• Adm. Michael Rogers, USN (l), and Adm. James Stavridis, USN (Ret.), discuss national security issues during day three of the West 2017 conference in San Diego. Photo by Mike Carpenter
     Adm. Michael Rogers, USN (l), and Adm. James Stavridis, USN (Ret.), discuss national security issues during day three of the West 2017 conference in San Diego. Photo by Mike Carpenter

Cybersecurity Must Take Front and Center National Attention, Experts Say

February 23, 2017
By Sandra Jontz
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Cybersecurity can no longer be viewed as a technology-only problem and segmented into stovepipes where the U.S. Defense Department carries out one set of tasks; the civilian government another; and industry does its own thing, said Adm. Michael Rogers, USN, director of the National Security Agency (NSA) and commander of U.S. Cyber Command.

“It must be viewed more broadly and must be tackled from a national security perspective,” Adm. Rogers said during a morning West 2017 conference presentation Thursday with Adm. James Stavridis, USN (Ret.), former NATO commander and dean of Tufts University’s Fletcher School of Law and Diplomacy.

It has to be a more inclusive team sport, and going forward, the military will rely on industry solutions to defend national assets in cyberspace. In the near-term, the Defense Department needs solutions in three disruptive and key areas: machine learning, automation and work force, Adm. Rogers said. “We have got to get to machine learning at speed,” he offered during the final day of the naval West 2017 conference that concluded Thursday in San Diego. “We have got to get to automation and you’ve got to help me free up human capital."

The event is co-sponsored by AFCEA International and the U.S. Naval Institute.

Cybersecurity remains at the center of the national political stage and is set to be among the flurry of “energetic” executive orders coming out of the White House, Adm. Stavridis offered. Adm. Rogers, tapped to offer insight for the administration’s draft, suggested leaders “take a step back and look at [cybersecurity] with a new set of eyes from the ground up.” He added, “Don’t get trapped by the bureaucracy.” 

The two formidable men touched on a number of salient topics during their discussion, including the military’s critical shift in its approach to conducting combat operations with the dawning of this new cyber domain. The services are moving from the physical domain to fighting “some, a lot, maybe all at times, of our operations in this virtual domain. What does that shift mean and how’s it going?” Adm. Stavridis asked of Adm. Rogers.

“Cyber is an operational domain in which we do a variety of missions and functions, many of which are very traditional,” Adm. Rogers said. “We do reconnaissance, we do fires, we do maneuvers. The same things I was used to as a surface [warfare] officer … I’m constantly going back to that.”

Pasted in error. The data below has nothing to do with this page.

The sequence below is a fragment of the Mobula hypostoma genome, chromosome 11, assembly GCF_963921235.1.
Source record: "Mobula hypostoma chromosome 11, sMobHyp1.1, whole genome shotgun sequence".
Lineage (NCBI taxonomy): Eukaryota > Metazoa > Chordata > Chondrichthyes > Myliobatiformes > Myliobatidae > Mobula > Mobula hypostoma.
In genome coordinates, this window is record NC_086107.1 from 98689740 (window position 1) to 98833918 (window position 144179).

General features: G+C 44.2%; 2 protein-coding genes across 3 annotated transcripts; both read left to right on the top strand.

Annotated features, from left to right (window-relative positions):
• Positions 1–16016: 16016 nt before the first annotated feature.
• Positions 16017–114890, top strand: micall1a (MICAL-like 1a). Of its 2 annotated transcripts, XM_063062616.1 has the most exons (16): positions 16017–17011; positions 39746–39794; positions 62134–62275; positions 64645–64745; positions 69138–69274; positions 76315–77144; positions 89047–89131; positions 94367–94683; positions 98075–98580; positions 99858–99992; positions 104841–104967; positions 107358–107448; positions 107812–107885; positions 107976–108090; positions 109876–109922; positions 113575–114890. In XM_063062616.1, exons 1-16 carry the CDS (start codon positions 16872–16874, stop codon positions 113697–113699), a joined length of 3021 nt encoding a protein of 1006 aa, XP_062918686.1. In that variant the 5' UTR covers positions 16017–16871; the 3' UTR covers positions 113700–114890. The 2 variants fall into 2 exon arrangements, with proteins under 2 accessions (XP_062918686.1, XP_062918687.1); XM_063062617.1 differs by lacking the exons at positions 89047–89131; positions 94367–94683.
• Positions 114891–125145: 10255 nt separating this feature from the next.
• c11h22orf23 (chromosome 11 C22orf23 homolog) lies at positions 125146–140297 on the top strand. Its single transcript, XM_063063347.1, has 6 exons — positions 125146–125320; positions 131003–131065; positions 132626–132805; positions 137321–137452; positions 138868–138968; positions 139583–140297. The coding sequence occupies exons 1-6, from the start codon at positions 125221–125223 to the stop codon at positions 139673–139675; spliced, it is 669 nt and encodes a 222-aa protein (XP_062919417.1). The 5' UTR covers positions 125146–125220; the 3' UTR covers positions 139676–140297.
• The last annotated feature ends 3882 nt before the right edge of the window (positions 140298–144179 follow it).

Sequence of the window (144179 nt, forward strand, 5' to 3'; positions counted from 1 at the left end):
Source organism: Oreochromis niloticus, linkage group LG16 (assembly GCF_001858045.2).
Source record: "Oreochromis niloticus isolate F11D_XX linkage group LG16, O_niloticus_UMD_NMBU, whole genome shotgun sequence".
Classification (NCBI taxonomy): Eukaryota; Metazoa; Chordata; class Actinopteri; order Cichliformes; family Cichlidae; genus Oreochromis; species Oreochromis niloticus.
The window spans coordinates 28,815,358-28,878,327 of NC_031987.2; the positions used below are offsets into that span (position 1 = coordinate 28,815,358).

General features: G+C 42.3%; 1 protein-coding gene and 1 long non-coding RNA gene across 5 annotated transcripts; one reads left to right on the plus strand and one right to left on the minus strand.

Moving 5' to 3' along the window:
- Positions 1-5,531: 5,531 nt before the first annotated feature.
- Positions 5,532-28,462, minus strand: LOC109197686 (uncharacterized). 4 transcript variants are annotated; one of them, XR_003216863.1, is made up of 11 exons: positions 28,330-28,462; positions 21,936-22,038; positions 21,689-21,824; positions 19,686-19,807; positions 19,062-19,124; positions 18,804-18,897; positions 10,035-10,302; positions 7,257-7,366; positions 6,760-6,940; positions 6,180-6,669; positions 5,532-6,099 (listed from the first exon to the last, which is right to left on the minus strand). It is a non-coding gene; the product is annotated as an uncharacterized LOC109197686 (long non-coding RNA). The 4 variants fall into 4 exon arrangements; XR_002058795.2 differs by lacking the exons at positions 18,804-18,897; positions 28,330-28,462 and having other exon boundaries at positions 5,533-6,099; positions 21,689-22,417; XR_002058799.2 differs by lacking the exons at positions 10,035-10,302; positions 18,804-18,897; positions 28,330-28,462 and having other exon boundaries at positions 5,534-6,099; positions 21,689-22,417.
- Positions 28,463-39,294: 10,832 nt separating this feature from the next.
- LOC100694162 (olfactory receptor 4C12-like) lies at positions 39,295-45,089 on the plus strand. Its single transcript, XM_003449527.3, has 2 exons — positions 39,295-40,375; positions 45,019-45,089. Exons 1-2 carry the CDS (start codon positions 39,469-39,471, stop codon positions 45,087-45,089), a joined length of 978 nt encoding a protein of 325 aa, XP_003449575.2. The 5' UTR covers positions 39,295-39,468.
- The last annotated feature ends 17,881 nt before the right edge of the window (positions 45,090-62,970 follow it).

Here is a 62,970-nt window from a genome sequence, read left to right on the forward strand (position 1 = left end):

If Adm. Rogers had that proverbial blank sheet of paper to sketch out the way in which the Defense Department ought to be structured, in the immediate near-term, he would elevate Cyber Command to a combatant command status, he said. But over the next five to 10 years, he would like to see an integration of cyber, both offensively and defensively, down to the operational tactical level. Shaping an elevated Cyber Command has a tried-and-true blueprint, Adm. Rogers added. He’d like to create the command in the image of the successfully integrated Special Operations Command. “How do we treat any high-demand, low-density resource in the department?” Adm. Rogers asked. “We traditionally tend to centralize it, then prioritize its applications by risk and operational priority. I would argue that we need to do the same exact thing in cyber.” 

A follow-on critical step is building the work force, in a stiff competition with industry, which wants the same people, Adm. Stavridis offered.

Cyber Command is made of 80 percent military, 20 percent civilian; on the NSA side, almost the the opposite is true, with 60 percent of the jobs held by civilians, Adm. Rogers said. Attracting civilians is more difficult than active duty, the latter of which are drawn by the same attributes that motivate young people to become riflemen or deck seamen. “The self image of this work force is that they are the digital warriors of the 21st century.”

The two also discussed the solutions needed to avoid what Adm. Stavridis called a “Snowden event” to safeguard against insider threats. The answers can be found in industry, Adm. Rogers offered, which already is working to protect themselves from the same threat. “I’ve come to the conclusion that there are several aspects to this,” Adm. Rogers continued. “There is a human dimension to this. How do we gain insight on individual and ensure that we’ve got the right person in the right position? At the same time, there is a technical piece. The other dimension crosses between the two of them.”

A talk about national security could not take place without mention of threats posed by nations such as Russia, China, North Korea and Iran. Though the two men did not shed much new information in that arena, the discussion did spur Adm. Rogers to share that the U.S. government must rethink how it defines critical infrastructure in this digital age. 

“I don’t think we thought to ourselves: What about information, data and fundamental processes?” Adm. Rogers said. “Data increasingly now has a value all its own.”

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